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News Archive June 2020

The Attitude of Gratitude: giving thanks is good for us

At HFEH Mind we do something called Wellbeing Wednesday tips. Every week, we ask someone different across our teams to reflect on what keeps them happy and well. This is then shared across the whole organisation for some mid-week inspiration.

After hitting a wall when it came to writing a blog post, I realised that there’s value in sharing what works for me. So today I’m talking about gratitude – something that I practice regularly and especially during stressful and difficult times, as a way to support my mental health.

You may think of gratitude as one of those ‘fluffy’ buzzwords. It links with wider self-care activities – another buzzword many people view simply as a hashtag on Instagram not to be taken seriously. However, self-care is any activity that we do deliberately to take care of our mental, emotional, and physical health. And in that sense, it’s incredibly important and plays a huge part in enhancing our resilience.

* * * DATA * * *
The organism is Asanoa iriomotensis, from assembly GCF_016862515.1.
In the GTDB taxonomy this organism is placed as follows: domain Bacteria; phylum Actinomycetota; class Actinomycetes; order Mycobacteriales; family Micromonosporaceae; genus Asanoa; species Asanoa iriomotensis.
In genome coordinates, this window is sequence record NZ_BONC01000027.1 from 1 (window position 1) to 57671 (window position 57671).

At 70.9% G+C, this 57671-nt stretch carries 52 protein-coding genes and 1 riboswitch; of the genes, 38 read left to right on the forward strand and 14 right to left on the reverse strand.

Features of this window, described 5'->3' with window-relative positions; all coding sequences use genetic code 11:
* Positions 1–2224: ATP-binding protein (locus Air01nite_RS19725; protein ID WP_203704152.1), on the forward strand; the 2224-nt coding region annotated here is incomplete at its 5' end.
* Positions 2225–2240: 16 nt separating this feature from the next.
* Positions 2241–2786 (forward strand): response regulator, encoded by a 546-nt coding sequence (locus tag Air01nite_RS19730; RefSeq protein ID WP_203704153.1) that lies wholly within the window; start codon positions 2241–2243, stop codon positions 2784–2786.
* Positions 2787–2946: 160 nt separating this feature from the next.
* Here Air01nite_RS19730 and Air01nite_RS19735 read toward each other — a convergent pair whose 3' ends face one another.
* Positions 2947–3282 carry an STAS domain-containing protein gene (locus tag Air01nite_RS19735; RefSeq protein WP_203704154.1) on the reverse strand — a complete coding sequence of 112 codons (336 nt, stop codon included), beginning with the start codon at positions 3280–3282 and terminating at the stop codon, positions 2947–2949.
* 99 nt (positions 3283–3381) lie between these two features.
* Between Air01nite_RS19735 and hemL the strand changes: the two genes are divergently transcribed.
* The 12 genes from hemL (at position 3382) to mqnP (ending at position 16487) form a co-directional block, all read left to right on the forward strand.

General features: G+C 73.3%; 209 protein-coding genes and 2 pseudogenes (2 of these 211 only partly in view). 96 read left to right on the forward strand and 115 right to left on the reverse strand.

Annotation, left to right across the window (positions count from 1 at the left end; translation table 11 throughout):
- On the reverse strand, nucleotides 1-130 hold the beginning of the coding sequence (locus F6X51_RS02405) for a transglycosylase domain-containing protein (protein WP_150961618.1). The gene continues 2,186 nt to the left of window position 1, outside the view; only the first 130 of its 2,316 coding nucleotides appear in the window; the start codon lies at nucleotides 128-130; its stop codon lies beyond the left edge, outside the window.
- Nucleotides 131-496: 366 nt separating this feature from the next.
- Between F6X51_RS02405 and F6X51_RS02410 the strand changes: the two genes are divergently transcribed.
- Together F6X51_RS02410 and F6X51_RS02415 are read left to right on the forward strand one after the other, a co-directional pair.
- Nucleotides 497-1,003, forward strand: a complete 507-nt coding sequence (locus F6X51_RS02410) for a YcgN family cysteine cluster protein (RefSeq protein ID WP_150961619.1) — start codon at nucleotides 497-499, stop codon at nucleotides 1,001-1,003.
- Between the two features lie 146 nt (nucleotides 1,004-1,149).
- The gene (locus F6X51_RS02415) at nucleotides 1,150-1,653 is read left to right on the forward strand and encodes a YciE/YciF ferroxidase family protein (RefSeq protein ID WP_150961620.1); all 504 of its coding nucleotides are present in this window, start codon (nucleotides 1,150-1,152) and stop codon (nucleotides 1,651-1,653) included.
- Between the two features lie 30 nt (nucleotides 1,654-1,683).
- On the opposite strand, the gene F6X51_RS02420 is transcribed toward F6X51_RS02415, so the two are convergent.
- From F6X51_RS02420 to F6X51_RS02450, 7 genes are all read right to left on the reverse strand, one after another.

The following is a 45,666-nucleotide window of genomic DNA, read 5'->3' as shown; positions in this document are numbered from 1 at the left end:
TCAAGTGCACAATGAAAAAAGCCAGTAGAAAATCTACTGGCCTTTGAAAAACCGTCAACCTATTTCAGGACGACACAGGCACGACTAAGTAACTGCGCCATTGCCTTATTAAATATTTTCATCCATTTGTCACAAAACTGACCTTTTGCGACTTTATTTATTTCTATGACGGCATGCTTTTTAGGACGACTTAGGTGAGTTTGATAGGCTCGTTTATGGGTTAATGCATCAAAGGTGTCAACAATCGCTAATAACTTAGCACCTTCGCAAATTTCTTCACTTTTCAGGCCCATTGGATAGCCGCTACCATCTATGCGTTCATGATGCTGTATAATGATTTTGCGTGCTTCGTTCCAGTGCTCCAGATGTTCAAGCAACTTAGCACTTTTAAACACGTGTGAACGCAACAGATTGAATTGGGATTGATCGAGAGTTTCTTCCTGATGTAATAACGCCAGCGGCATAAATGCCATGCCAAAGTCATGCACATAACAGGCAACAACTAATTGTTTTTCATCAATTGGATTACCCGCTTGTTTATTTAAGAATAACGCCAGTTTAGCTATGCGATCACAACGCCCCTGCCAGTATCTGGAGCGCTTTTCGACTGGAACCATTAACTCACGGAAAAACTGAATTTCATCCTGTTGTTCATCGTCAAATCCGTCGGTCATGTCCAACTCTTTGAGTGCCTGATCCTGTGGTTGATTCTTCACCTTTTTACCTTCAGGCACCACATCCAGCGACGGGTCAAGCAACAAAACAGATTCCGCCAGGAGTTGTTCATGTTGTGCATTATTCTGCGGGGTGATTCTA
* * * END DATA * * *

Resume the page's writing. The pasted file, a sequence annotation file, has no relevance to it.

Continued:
It’s safe to say that most people, if not all, are on that pursuit of happiness. Job satisfaction, a loving family, healthy and productive relationships, inner peace, freedom and adventure – whatever happiness looks like to you. However, in this indefinite pursuit of happiness, how often do we spare a minute to be genuinely thankful for what we already have?

In its simplest form, gratitude refers to a ‘state of thankfulness’ or a ‘state of being grateful’. In positive psychology, gratitude is a way of acknowledging the good things of life. Thanking others, thanking ourselves, Mother Nature, or indeed a much higher force – gratitude can enlighten the mind.